Just what is exotic? Do you know? I do or thought I did but after thinking about it for a while, I realized that what is exotic to one person may not be the same for another person. I checked the dictionary and came up with three definitions.
a. From a foreign country.
b. Introduced from abroad but not fully acclimatized. Not native.
c. Strikingly unusual or strange in effect or appearance.
Let's look at some of these exotics. To me when we talk about being exotic as in the first definition, I might be talking about someone from Japan who has chosen to wear the traditional garb for a parade. On the other hand, it might refer to an animal found in the zoo such as a tiger or a lion or a baboon. Most of us who live in the US never see these animals outside of the zoo.
I love visiting the zoo because its filled with all sorts of exotic animals, I'd never see otherwise. So if you visit a zoo in a place where there are elephants that run loose, would you find any in the local zoo? Or might you find something like a seal that might not be found locally?
Zoos are the epitome of exotic because they are filled with animals and sometimes plants you see nowhere else.
The second definition is that it is not native but introduced from abroad and is not fully acclimatized. We see this when plants from one location are transported to another location and just exploded growth wise. There is a story about the Volcano National Park on the Big Island of Hawaii. Apparently the wife of the park superintendent was visiting Nepal years go and found this beautiful ginger plant and took it back to the park. She planted it and it turned out to be an extremely invasive plant. Today, the park is fighting to eradicate the enemy and are barely able to keep it in check.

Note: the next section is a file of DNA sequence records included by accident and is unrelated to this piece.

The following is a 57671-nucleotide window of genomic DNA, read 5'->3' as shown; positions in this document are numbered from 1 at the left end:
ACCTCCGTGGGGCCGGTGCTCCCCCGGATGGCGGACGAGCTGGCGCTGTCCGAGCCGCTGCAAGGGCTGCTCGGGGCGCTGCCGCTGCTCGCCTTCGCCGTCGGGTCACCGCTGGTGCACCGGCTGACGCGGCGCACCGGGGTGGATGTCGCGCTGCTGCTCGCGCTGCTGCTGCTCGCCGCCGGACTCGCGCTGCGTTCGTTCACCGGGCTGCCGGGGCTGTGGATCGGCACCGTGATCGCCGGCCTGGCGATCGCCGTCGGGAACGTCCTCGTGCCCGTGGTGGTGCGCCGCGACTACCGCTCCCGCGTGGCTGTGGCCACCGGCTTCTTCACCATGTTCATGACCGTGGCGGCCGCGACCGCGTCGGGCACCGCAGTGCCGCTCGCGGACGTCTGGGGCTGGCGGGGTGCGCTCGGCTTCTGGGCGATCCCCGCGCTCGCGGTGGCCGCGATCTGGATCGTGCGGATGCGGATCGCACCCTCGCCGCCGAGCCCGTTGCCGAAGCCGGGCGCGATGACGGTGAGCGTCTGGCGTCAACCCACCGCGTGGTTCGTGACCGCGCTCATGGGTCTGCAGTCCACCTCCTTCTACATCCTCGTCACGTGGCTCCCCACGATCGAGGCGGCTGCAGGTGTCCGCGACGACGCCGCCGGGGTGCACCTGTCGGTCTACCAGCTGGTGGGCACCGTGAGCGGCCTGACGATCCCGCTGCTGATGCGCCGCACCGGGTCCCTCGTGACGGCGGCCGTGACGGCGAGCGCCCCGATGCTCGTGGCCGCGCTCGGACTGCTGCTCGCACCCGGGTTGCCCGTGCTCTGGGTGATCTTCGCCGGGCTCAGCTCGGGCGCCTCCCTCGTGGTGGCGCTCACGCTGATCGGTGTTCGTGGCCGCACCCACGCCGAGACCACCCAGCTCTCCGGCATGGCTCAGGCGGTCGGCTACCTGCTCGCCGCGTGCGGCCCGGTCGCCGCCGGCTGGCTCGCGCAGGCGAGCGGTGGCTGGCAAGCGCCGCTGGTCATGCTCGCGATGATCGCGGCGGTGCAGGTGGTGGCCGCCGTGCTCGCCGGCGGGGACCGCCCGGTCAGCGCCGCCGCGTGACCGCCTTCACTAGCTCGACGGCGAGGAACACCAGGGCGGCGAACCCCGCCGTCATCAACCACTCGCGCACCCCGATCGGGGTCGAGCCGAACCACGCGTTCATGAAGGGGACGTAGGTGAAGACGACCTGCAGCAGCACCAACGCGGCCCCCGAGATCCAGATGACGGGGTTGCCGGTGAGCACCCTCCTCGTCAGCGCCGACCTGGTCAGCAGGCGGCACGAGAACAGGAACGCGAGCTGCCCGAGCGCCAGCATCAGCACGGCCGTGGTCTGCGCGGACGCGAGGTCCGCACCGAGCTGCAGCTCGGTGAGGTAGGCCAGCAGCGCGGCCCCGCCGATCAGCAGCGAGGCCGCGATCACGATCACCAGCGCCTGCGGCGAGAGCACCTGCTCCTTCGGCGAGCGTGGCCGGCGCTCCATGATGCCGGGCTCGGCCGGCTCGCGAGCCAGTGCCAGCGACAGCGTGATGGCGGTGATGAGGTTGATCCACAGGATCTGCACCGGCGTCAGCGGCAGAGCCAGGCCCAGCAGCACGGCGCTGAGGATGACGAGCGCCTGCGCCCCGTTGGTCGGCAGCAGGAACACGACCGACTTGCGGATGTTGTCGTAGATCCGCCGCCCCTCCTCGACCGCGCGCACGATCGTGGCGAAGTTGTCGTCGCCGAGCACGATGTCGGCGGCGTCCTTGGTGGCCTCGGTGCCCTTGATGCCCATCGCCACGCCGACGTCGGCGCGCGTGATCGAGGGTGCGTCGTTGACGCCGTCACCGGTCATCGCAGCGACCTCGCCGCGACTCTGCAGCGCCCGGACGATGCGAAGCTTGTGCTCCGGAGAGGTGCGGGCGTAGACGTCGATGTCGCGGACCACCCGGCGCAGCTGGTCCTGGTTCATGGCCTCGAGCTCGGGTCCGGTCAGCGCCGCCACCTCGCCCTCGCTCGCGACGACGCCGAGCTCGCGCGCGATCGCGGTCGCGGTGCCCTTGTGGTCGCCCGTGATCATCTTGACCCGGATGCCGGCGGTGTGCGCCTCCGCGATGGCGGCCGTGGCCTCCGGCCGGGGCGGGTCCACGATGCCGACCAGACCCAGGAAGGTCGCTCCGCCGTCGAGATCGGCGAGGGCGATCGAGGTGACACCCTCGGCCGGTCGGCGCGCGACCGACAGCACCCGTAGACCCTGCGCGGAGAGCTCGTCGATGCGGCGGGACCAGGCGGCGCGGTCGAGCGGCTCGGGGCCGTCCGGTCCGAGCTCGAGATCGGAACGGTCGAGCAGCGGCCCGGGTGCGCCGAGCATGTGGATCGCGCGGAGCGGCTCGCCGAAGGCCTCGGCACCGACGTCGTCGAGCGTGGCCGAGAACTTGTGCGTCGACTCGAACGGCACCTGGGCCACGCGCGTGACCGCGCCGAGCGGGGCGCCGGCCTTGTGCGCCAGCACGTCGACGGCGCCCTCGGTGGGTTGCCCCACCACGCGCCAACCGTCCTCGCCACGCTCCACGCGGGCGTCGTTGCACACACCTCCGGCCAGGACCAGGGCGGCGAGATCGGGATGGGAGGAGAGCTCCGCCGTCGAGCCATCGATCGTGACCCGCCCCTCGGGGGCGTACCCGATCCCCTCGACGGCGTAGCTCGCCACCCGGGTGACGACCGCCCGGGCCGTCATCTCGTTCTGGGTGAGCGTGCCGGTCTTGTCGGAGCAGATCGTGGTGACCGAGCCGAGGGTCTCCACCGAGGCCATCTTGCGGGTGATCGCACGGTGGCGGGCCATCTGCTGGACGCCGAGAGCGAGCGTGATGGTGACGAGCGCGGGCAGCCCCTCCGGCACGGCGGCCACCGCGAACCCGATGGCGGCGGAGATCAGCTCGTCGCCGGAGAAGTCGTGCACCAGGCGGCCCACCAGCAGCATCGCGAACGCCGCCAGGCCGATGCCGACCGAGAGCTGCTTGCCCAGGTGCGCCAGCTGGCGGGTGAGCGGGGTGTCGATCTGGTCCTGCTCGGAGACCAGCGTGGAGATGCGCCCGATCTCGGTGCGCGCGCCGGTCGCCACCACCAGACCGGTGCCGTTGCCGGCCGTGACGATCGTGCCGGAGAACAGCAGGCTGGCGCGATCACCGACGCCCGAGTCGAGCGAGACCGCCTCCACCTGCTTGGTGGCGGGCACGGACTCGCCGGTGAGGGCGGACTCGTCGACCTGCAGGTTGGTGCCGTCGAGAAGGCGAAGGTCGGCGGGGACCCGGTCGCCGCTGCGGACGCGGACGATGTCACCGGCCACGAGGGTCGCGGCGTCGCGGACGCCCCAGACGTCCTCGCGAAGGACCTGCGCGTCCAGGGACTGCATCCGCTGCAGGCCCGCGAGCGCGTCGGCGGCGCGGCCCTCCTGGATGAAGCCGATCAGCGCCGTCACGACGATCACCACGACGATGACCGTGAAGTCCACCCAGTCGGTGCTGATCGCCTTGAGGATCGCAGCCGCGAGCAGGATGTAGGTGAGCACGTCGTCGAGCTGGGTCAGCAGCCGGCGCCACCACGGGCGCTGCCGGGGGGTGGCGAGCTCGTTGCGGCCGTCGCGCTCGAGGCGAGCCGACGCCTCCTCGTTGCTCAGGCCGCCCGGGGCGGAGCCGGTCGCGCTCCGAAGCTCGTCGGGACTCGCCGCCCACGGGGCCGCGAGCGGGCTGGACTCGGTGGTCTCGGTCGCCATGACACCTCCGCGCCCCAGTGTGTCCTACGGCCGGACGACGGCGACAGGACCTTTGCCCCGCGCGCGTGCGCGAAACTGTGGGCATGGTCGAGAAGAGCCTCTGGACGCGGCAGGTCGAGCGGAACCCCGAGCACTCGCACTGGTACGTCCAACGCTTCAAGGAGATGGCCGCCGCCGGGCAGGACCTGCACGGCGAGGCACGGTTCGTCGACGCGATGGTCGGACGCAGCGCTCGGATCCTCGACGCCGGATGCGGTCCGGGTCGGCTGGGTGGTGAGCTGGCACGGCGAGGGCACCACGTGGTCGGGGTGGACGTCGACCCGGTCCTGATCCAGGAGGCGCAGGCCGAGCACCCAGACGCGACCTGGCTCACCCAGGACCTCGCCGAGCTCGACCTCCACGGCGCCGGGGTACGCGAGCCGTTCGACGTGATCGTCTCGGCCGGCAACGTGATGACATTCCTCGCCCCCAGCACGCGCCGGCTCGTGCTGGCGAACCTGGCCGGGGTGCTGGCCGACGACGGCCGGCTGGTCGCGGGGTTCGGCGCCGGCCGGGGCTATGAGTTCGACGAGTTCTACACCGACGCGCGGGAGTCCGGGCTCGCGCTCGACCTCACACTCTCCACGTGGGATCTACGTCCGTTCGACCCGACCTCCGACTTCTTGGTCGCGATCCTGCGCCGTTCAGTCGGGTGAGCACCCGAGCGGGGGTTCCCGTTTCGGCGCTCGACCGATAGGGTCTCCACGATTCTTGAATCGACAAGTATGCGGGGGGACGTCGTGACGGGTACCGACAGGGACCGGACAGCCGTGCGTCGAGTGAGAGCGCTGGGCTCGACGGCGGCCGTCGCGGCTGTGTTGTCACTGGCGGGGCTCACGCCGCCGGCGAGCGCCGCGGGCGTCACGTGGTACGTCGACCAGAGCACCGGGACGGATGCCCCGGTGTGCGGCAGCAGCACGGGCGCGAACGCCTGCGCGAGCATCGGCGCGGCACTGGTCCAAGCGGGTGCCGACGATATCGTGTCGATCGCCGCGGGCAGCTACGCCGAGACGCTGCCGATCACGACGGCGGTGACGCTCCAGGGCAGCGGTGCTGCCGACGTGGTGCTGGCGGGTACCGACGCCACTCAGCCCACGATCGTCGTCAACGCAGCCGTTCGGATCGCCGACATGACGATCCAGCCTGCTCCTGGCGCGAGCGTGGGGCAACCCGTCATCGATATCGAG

Another plant is the Kudzu vine also known as the "Vine that ate the south". It was imported and used to help curb soil erosion but has taken over much of the south because its extremely invasive nature. Apparently, in its original location, it dies back due to cold but in the south, its too warm to freeze back so it keeps growing.
Finally is the third definition of exotic where something is strikingly unusual or strange in appearance or effort. We often refer to people when using the third definition. They often meet our definition of exotic. What about the floating marketplace in Thailand where vendors have their wares in boats?
I think exotic is often used to describe people, places, or things that are out of our normal sphere. For me many of the fruits I grew up eating are considered exotic by others. I grew up on mangoes, papaya, lychee, rambutans, guavas, star fruit, passion fruit, and all sorts of other things that are exotic to many people.
I've seen bamboo forests in several different places but not like the one I saw in Blaine, WA. Someone planted bamboo a long time ago but its pretty much taken over the property and started invading the neighbors. The owners have cut enough of a pathway to get their cars in the yard and they are able to get into the house but the bamboo is so thick, I don't think they get sunshine into the house.
So this begs the question, "When is something no longer exotic?" All I know is that what is exotic to me, may not be exotic to someone who grew up on it. What do you think about this topic? Please feel free to leave your opinion.